Contrary to what your favorite local rapper has to say, selling out is the point. We create art to share it, or sell it rather. And unfortunately, if an artist were to give away all of his or her creations for free, not only would he or she not be able to create art very long due to depleted resources, but he or she might actually die of starvation... Seriously. That is how life works -- especially in the fiercely competitive landscape of capitalistic America. Furthermore, the stylistic evolution of an artist overtime is inevitable. The same propensity for creative experimentation that causes an artist to "change" their style or "compromise their creative principles," is the same creative energy that allows them to be an artist in the first place. You can't have one without the other.
Creating art ultimately cost a lot money and is a huge risk to take on -- one of the biggest in commerce -- and without a financial reward, the outcome is literally destitution -- hence the term "starving artist." If you spend more money than you make, your life is unsustainable. So fundamentally, growth and wealth accumulation enable an artist to cover their costs and create more value for the consumer instead of limiting their production -- which is what we all want, right?
"Selling out" occurs when early adopters witness their obscure, secret obsession grow into a national pastime. They feel as if they were the early pioneers to a trend that is now ubiquitous. They no longer have a creative edge over their peers and feel unappreciated after having taken on the risk to support an untested "product." They are now 1 in a million. They feel insignificant. They feel abandoned. They feel betrayed. So they blame the artist.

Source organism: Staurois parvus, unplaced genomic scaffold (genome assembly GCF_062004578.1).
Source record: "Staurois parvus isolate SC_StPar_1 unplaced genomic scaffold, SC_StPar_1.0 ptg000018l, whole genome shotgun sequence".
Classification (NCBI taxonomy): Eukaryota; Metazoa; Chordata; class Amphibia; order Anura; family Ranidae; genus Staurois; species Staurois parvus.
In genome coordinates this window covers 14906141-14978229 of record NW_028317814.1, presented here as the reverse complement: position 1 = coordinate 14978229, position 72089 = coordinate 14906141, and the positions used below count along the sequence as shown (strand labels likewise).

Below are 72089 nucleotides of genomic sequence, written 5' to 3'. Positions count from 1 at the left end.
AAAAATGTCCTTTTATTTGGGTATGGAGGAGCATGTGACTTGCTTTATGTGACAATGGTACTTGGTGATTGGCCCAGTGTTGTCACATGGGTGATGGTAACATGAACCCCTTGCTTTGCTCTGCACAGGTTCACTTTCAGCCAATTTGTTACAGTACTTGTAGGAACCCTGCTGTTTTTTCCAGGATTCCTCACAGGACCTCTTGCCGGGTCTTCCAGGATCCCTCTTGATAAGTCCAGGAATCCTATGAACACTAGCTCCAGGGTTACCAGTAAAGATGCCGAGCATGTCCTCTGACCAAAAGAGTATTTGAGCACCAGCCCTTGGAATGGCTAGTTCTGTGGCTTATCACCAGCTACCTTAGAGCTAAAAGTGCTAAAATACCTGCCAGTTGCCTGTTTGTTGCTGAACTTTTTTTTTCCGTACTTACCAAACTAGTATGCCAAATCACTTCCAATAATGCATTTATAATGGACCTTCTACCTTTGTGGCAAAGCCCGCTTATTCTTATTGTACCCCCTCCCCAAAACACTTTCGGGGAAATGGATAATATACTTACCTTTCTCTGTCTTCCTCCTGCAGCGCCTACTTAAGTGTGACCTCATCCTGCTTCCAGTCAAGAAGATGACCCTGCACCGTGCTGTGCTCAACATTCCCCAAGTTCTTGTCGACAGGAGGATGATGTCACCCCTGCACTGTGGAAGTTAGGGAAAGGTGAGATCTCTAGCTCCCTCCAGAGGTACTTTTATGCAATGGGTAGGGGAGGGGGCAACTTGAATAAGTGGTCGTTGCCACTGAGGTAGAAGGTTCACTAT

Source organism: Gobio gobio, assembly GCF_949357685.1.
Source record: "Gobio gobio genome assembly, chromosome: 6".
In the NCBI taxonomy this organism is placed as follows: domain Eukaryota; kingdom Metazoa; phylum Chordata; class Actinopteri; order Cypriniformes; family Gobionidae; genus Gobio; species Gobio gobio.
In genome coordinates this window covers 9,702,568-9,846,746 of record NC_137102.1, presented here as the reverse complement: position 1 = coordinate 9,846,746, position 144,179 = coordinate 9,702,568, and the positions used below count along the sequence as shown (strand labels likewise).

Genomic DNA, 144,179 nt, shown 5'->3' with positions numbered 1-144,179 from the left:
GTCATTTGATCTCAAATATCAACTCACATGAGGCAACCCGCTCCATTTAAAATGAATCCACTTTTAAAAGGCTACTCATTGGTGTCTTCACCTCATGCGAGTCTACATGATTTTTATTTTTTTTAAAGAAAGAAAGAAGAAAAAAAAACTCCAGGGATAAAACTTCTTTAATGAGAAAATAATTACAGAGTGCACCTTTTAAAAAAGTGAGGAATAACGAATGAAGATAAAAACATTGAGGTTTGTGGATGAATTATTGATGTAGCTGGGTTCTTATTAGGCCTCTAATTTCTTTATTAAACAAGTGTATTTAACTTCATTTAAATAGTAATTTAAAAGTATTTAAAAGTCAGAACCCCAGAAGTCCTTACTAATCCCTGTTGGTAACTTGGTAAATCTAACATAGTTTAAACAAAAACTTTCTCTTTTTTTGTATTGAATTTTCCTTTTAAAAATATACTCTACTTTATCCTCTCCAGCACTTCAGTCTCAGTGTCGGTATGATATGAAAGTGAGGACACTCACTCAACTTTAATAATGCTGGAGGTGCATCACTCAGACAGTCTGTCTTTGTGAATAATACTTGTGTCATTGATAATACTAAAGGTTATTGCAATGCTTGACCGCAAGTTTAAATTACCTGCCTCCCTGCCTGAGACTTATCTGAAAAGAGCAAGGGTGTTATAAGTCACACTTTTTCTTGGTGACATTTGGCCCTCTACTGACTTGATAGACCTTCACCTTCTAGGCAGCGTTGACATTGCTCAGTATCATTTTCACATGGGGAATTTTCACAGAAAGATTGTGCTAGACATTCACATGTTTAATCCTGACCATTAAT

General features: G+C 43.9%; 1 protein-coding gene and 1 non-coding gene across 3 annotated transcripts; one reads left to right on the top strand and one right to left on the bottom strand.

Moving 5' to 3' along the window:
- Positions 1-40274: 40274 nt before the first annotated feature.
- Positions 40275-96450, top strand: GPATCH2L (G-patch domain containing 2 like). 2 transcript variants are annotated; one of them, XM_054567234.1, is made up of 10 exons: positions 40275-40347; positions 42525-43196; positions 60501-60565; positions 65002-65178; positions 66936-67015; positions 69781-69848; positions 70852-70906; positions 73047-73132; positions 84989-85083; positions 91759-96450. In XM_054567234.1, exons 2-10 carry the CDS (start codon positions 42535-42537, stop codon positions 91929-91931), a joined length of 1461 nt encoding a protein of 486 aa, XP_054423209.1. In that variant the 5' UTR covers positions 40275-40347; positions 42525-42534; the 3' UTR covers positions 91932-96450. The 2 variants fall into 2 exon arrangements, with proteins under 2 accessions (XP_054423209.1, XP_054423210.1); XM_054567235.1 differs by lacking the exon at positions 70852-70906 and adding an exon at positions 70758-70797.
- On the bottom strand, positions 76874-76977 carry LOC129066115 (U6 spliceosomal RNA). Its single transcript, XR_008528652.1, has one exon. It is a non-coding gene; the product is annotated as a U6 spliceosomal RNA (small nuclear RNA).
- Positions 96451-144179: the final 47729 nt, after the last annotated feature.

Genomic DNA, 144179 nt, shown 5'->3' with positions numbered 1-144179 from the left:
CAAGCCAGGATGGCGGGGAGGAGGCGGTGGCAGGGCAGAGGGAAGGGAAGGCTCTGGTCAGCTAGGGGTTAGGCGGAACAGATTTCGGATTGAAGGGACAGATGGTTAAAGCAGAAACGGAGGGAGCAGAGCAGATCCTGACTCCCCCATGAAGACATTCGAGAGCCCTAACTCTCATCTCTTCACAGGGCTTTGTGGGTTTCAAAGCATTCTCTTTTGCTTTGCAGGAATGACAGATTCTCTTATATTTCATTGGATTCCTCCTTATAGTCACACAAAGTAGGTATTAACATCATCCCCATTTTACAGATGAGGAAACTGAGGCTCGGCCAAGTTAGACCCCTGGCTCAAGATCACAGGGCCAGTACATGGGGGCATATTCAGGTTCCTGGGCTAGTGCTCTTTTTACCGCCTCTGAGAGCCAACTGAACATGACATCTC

If you believe that an artist, musician, or publication should reach a certain threshold of followers, allowing them to become financially independent, and then deliberately attempt to slow down growth to remain stagnant, you are mistaken about what it takes to create art or anything of value for that matter. If you are not growing, you are shrinking, there is no staying the same.
Even before capitalism, the market forces were naturally in effect. If you wanted something from your neighbor, you would have to offer that person something of equal or greater value -- whether it's a tangible product or a medium of exchange, like money. Otherwise, you were out of luck. And if you are an early settler of America, obtaining that good or product could mean the difference between life and death. Therefore, one MUST produce enough value equal to that of which they wish to consume, and moreover trade that value wisely to parlay the profit into greater value production.
An artist is the truest form of an entrepreneur, and in business, the objective is to create value that meets demand. If you don't meet demand, or meet demand as minimally required, then temporary stagnation will transition into terminal decomposition. Again, nothing ever stays the same -- you are either moving forward or backwards; growing or deteriorating. It's your choice in what direction you move and how you judge others for their success. If you want your favorite artist to stay in business, growth is inevitable. Change is inevitable. Just enjoy the ride and appreciate that someone is taking on the risk to create value for your benefit.